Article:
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Digg

I digg it! You forgot to mention Some war stories will never make the news! But good all around

Patrick P

This is an important move for everyone in the country to see. It doesn't matter if you're pro or anti war. This is the story of the troops fighting to give you the freedom of being either for or against the war, and your freedom to speak out for or against it. Let these troops speak, listen to what they have to say about it, they deserve to be heard. My brother was in the 2/3 FA, the unit featured in the movie. As a family member of a soldier trying to understand what he went through overseas in this War on Terrorism, I can say that nothing has come within reach of Gunner Palace. It's an amazing documentary about truth, about what the soldier's feel themselves, not what reporters tell us they feel. See this movie, support the troops.

violetlake

Gunner Palace will be remembered
A review of Gunner Palace

Gunner Palace took guts to make. It took courage to even go there without a crew and become part of the unit.It took additonal courage to not bring a big ego and political point of view. It took guts to let some of these remarkable characters just be themselves. It took guts to drive in from Jordan. It took brains to assess the situation in 2003 and buck the trend of the media that this war was "over" and see a story. It took stamina to produce it alone without a crew. It took spirit to face the crowds across the country and hear from both left and right.And now we all can have some spirit and send our friends to see it. Also see: Gunnerpalace.com- the Diaries.

What would you say to this reviewer on a college campus?

Gunning for redundancy
Film Review: Gunner Palace
By Will Scheibel - The Daily Iowan
Published: Monday, May 2, 2005
Article Tools: Page 1 of 1

** out of ****

Here's a film with a lot of talk but nothing especially relevant to say. Gunner Palace, a documentary by Michael Tucker and Petra Epperlein, may have been worth a look had the likes of Fahrenheit 9/11 (2004) and Control Room (2004) come later, but now the film seems redundant - and also monotonous and repetitive.

Tucker and Epperlein spent time with the 2/3 Field Artillery Division (a.k.a. "Gunners") of the Army's First Armored Division during visits to Iraq over the course of the last two years. They recorded the day-to-day routines of these young men, varying from the mundane (pool parties, horseplay) to the life-threatening (raids, eruptions of gunfire).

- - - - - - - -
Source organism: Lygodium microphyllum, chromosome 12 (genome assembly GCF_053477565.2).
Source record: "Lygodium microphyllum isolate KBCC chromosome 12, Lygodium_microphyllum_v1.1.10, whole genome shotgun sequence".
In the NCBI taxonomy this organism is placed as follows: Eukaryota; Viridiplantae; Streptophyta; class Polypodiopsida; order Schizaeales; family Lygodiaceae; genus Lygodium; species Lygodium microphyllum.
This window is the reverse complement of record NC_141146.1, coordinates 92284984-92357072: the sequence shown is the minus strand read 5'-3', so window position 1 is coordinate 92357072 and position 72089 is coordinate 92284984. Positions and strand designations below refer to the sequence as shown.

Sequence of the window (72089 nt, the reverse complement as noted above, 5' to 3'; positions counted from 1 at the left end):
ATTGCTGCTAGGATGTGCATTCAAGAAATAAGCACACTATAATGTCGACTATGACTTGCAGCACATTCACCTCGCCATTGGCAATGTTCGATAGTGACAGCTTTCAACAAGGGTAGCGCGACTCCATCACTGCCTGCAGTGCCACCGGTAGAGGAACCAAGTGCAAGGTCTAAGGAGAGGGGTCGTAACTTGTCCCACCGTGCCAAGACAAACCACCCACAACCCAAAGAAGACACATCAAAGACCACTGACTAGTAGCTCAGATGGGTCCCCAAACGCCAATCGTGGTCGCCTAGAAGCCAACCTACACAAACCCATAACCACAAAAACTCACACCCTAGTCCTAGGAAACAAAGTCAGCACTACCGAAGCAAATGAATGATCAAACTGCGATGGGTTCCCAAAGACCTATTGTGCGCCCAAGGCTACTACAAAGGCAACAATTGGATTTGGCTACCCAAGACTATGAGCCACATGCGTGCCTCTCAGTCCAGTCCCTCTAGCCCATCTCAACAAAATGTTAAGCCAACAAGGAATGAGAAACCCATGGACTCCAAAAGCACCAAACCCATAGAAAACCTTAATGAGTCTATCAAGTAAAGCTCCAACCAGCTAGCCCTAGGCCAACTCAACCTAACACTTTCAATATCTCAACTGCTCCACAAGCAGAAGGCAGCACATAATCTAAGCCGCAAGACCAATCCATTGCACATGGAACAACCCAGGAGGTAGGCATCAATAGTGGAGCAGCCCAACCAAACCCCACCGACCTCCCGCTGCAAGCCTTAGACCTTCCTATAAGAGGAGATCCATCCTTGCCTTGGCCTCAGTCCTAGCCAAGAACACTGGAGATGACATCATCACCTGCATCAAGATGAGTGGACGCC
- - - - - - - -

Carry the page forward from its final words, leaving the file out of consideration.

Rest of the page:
The soldiers' home base is the "Gunner Palace" to which the title refers: remains of Uday Hussein's mansion that housed many a shindig in his time. During their stint in Baghdad, the soldiers turn the palace into an R&R haven for swimming, golfing, listening to rap, and partying down.

These ragtag guys are mostly a foul-mouthed, inarticulate group of Neanderthals, and, at first, the film appeared to be nothing more than an American military-as-bully polemic. Ultimately, the film leans towards the antiwar direction but doesn't offer the heavy-handed indictment we were led to expect.

Instead, the film is more about the life of American soldiers, told from the inside, and their daily fight for survival. Still, anyone who has seen Apocalypse Now (1979), Platoon (1986), or Full Metal Jacket (1987) - or even talked to a veteran - has probably heard all the points made in the 85-minute running time. We see how the men's naïveté turns to cynicism and eventual disillusionment, with the obvious conclusion that, yes, war is hell.

Tucker and Epperlein also portray the soldiers as confused boys lost and losing in an adult's game, with no real concept of what they're supposed to be doing in Iraq. Moreover, the troops in the film are oblivious to the history and culture of Baghdad, making it all the more difficult for them to understand their demonized "enemy." If this stuff sounds cliché, that's because we've heard the rhetoric a hundred times already (either from Michael Moore, or in the news, or even in classroom discussions).

Maybe if the soldiers in Gunner Palace were a little more likable, it would be easier to stomach their story. But watching these dudes onscreen is like spending an hour and a half in your high-school locker room, as those asshole jocks swear and snap at each other with wet towels. The horror ... the horror.

E-mail DI film critic Will Scheibel at:

leonard-scheibel@uiowa.edu

Lumberjack

I was there at Gunners Palace, Mike has done a decent job of portraying some of the sentiment felt. However, the ammenities seen pool, golf, etc. gives you a false sense of security. This palace was a wreck when we arrived. It took a lot of blood sweat and tears to get it to the shape that you are shown in the movie. If you weren't there then do not attempt to speak on what you see, just absorb it and regurgitate it later, but by all means do not criticise.

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